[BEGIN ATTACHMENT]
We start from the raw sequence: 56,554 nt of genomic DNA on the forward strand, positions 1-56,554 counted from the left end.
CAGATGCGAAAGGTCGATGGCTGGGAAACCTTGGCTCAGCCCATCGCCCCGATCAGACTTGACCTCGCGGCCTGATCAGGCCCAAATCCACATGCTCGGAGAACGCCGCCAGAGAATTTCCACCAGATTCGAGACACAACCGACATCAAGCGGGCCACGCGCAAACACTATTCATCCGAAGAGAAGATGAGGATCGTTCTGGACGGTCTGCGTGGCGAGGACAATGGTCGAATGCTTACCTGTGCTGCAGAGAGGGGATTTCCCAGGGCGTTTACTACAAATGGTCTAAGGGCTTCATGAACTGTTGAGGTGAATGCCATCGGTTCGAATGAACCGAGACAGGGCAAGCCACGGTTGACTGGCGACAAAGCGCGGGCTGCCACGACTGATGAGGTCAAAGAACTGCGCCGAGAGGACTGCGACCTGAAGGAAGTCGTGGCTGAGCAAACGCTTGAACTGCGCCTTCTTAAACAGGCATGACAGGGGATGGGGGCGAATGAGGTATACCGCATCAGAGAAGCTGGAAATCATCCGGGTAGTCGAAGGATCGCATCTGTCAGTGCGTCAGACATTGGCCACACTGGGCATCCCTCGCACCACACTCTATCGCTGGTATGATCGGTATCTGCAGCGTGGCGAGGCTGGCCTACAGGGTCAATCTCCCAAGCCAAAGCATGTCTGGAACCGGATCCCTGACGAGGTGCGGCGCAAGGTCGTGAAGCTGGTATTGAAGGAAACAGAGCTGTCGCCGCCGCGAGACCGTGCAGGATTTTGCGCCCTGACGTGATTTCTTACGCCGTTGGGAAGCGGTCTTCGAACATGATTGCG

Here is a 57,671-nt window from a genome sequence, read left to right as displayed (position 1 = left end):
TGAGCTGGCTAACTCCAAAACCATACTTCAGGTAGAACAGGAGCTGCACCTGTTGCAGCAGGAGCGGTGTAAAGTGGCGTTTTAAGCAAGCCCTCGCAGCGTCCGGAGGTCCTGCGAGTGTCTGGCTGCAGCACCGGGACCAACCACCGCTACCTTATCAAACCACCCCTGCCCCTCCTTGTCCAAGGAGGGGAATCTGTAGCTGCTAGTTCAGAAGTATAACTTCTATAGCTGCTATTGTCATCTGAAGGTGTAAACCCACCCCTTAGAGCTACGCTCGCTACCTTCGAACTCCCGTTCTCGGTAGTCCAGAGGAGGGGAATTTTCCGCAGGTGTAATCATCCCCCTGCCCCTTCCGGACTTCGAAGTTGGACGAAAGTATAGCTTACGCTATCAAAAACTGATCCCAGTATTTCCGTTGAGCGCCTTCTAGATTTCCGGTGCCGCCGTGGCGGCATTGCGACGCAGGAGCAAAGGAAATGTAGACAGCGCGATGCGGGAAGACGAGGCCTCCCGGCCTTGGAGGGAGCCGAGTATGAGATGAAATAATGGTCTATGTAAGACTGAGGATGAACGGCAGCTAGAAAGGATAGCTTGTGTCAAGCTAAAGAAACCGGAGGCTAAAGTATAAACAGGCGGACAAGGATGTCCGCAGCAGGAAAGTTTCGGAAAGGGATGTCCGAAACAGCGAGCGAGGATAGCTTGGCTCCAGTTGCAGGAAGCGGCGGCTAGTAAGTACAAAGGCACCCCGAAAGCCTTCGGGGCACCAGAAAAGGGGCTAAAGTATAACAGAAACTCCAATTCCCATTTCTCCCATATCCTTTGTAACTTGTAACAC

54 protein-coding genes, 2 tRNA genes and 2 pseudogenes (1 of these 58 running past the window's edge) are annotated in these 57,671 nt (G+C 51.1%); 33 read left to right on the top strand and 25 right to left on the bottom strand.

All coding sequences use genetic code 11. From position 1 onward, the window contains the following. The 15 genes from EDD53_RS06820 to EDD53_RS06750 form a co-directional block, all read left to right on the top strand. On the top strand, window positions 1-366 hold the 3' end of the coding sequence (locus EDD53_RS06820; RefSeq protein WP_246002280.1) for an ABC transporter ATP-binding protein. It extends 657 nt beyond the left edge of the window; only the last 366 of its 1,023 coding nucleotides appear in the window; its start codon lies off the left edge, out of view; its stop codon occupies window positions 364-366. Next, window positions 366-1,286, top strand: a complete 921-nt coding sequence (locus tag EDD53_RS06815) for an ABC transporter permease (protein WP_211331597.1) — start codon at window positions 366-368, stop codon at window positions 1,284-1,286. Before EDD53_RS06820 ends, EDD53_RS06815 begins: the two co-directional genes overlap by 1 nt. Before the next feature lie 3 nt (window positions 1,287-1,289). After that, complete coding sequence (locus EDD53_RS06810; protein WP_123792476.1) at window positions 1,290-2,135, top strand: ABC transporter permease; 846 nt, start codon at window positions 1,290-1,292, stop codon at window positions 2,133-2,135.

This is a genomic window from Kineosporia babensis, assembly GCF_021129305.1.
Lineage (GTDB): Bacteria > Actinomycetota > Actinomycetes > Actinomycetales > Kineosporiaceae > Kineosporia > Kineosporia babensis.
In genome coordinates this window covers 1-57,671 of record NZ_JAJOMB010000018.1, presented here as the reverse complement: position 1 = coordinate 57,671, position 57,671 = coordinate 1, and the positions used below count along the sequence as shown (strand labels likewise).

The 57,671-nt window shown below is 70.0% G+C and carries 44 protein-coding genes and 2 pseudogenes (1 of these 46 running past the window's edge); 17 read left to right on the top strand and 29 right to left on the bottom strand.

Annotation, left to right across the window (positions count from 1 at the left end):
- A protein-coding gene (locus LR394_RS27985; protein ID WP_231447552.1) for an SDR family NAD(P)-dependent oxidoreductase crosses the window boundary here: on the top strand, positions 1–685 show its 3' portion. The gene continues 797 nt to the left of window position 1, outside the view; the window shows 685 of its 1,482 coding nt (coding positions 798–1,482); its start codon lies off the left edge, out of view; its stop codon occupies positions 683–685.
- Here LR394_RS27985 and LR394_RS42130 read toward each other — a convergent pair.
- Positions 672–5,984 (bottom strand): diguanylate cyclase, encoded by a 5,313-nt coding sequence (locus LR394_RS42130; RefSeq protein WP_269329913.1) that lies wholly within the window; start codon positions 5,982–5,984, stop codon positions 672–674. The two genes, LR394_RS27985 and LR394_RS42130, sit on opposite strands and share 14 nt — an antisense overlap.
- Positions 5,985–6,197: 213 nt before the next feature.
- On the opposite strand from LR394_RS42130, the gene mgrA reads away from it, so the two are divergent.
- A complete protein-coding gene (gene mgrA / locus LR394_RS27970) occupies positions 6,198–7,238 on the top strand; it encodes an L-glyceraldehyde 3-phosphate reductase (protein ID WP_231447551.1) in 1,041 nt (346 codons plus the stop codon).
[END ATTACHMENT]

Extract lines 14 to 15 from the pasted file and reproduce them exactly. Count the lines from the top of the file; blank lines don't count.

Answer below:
- Positions 672–5,984 (bottom strand): diguanylate cyclase, encoded by a 5,313-nt coding sequence (locus LR394_RS42130; RefSeq protein WP_269329913.1) that lies wholly within the window; start codon positions 5,982–5,984, stop codon positions 672–674. The two genes, LR394_RS27985 and LR394_RS42130, sit on opposite strands and share 14 nt — an antisense overlap.
- Positions 5,985–6,197: 213 nt before the next feature.